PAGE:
Dr Eddie Falvey, a Lecturer in the School of Arts + Media at Plymouth College of Art, has just released his new book, a critical study of the beloved cult horror film Re-Animator, directed by Stuart Gordon and released in 1985 during a boom in North American horror filmmaking.
Published by Liverpool University Press as part of the acclaimed Devil’s Advocates series, Re-Animator by Dr Eddie Falvey is the first book-length study of the celebrated cult horror film, loosely based on the 1922 H.P. Lovecraft short story ‘Herbert West – Reanimator’.
A hit in its time and a cult classic today, Re-Animator led to two direct sequels and various other forms of adaptation, including a musical adaptation and multiple comic-book series. In his book, Dr Falvey explores the film’s many legacies, including how the success of Re-Animator contributed to a renewed interest in Lovecraft adaptations that continues to this day despite the troublesome nature of the source material, which can be seen in HBO’s Lovecraft Country (2020), recent films including Color Out of Space (2019), starring Nicolas Cage, and various graphic novels from UK publisher SelfMadeHero and beyond.
Dr Falvey, a cross-college lecturer who regularly teaches on BA (Hons) Animation & Games with specialist interests in film, animation and game arts with a special emphasis on spectatorship, has published widely on film and associated media, and is co-editor of the recent collection New Blood: Critical Approaches to Contemporary Horror (co-edited with Joe Hickinbottom and Jonathan Wroot, University of Wales Press, 2020). Taking a break from horror, Dr Falvey’s next book projects include The Archive and the City: Visualising New York on Early Film (University of Amsterdam Press, forthcoming), The Cinema of Yorgos Lanthimos: Films, Form, Philosophy (Bloomsbury, forthcoming), and ReFocus: The Films of Nicolas Winding Refn (co-edited with Thomas Joseph Watson and Kate Moffat, Edinburgh University Press, forthcoming).
Dr Falvey said: “It’s always irked me somewhat that film studies have historically shown a tendency to privilege the analysis of ‘classic’ works over examples of popular cinema, especially when it falls in culturally ‘low’ genres that include horror. The turn towards horror studies, sometimes channelled through the lens of cult studies, brought with it a renewed focus on the cultural value of paying close attention to transgressive and outwardly throwaway texts, which can themselves reveal much about contemporary social mores and industrial strategies.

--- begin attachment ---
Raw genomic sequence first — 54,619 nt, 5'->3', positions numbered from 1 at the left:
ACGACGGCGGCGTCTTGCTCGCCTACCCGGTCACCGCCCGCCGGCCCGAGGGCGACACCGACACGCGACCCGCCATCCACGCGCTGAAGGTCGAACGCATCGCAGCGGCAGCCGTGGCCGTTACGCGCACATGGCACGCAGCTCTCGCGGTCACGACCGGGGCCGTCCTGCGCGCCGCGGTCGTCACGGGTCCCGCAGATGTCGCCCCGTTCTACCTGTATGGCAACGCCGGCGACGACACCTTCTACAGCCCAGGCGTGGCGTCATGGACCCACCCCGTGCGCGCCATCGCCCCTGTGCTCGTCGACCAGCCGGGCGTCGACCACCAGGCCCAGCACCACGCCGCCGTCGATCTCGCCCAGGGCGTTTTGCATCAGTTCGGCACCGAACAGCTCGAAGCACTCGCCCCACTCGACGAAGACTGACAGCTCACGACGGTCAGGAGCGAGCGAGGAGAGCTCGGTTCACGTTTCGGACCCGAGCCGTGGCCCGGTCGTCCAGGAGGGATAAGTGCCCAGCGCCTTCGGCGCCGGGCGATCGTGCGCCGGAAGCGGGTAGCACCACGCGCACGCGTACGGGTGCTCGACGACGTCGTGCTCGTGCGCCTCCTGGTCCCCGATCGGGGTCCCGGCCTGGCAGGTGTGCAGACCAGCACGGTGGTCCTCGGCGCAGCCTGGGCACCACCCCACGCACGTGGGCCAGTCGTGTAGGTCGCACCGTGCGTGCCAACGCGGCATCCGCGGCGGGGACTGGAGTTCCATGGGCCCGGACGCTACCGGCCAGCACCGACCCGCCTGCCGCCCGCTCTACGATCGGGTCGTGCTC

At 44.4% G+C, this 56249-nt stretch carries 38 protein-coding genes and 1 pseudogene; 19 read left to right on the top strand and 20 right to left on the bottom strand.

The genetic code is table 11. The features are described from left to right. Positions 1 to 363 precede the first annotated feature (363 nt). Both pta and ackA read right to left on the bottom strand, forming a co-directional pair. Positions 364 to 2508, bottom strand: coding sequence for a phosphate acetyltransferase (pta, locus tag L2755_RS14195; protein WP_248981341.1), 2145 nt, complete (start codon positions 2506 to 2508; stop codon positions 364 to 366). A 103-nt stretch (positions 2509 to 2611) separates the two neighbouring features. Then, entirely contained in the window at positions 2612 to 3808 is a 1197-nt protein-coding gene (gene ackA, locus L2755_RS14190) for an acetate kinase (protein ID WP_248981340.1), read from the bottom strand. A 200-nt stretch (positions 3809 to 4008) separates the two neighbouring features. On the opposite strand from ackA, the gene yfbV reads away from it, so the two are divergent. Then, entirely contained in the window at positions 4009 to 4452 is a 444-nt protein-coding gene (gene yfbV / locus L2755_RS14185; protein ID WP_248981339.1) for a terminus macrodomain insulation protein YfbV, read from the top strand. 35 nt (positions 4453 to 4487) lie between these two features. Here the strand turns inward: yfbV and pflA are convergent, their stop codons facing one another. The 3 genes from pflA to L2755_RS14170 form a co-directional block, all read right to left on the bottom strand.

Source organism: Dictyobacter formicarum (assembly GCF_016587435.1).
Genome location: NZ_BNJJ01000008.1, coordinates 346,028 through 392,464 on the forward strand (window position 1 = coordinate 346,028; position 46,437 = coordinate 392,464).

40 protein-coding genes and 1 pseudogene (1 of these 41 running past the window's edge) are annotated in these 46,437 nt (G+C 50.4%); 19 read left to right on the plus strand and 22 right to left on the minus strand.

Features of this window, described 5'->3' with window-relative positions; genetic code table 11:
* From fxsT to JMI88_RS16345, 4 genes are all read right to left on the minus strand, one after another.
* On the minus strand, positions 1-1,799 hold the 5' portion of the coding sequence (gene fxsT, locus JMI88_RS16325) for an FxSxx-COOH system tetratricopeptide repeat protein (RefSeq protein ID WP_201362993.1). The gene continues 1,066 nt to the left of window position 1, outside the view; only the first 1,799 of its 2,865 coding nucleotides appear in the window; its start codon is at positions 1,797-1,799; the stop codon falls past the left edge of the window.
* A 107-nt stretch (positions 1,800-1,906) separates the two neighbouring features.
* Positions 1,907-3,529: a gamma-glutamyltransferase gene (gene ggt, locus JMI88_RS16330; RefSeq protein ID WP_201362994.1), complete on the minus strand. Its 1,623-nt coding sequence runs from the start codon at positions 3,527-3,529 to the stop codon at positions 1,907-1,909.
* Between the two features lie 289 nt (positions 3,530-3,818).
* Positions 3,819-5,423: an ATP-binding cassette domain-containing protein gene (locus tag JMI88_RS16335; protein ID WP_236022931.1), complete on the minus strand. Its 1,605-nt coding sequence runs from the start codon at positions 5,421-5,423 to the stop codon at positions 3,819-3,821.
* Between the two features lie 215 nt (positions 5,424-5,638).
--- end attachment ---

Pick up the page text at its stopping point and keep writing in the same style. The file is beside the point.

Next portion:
“As I explore in the book, Re-Animator is well-regarded within its field, and therefore exists as a work of quite excellent trash that serves to reflect ongoing tensions between modes of production and consumption on the 1980s B-movie horror circuit.
“For students of film there is plenty to explore in Re-Animator in the inner-workings of genre filmmaking, small studio production, and potentially offensive material that the film evidences.
“Yet most interesting for me is the film’s cult legacy, which ties together revisionist approaches to Lovecraft (see Lovecraft Country), nostalgic meta-horror (popular again in Netflix productions including Stranger Things [2016-] and the Fear Street trilogy ), the preponderance of franchising, horror and otherwise, and so forth. All these factors abound in our current media landscape and prove once and for all that the ‘trashy’ 1980s are not to be underestimated or overlooked.”
Lucy Leake, Assistant Head of the School of Arts + Media at Plymouth College of Art, and Project Manager for BFI Film Academy Plymouth, said: “I’m really excited to read Eddie’s latest publication. In exploring ‘excellent trash’, Eddie champions popular culture, and the often under-represented creative work of the 1980’s – work that he admires both as a fan and as an academic.
“We have such a wonderfully diverse team of specialist lecturers here at Plymouth College of Art, supported by visiting filmmakers, animators and artists, as well as a range of professional partnerships such as BFI and the Royal Television Society, that students too have the opportunity to develop their own specialist areas of interest.
“For students on our courses, including BA (Hons) Animation & Games and BA (Hons) Film & Screen Arts, this results in the creation of unique and challenging creative work, as well as the development of high quality craft skills in VFX , concept art, filmmaking and/or sound design.”
For anybody interested in making an application to study BA (Hons) Animation & Games or BA (Hons) Film & Screen Arts at Plymouth College of Art, it isn’t too late to start in 2021. Applications through Clearing close on Friday 15 October 2021. Alternatively, the new BA (Hons) Film Studies starts at Plymouth College of Art in September 2022, foregrounding films by women, LGBTQA+ identifying filmmakers, activists and marginalized communities to interrogate cinema’s role as a vehicle for change, documentation and escapism.
- Events, characters and risk | Graham Pitt on his Tudor films - June 23, 2022
- BIG vs SMALL | sensitivity and strength in debut feature doc - June 19, 2022
- Swashbuckling Cornwall | the cut and thrust of screen combat - June 8, 2022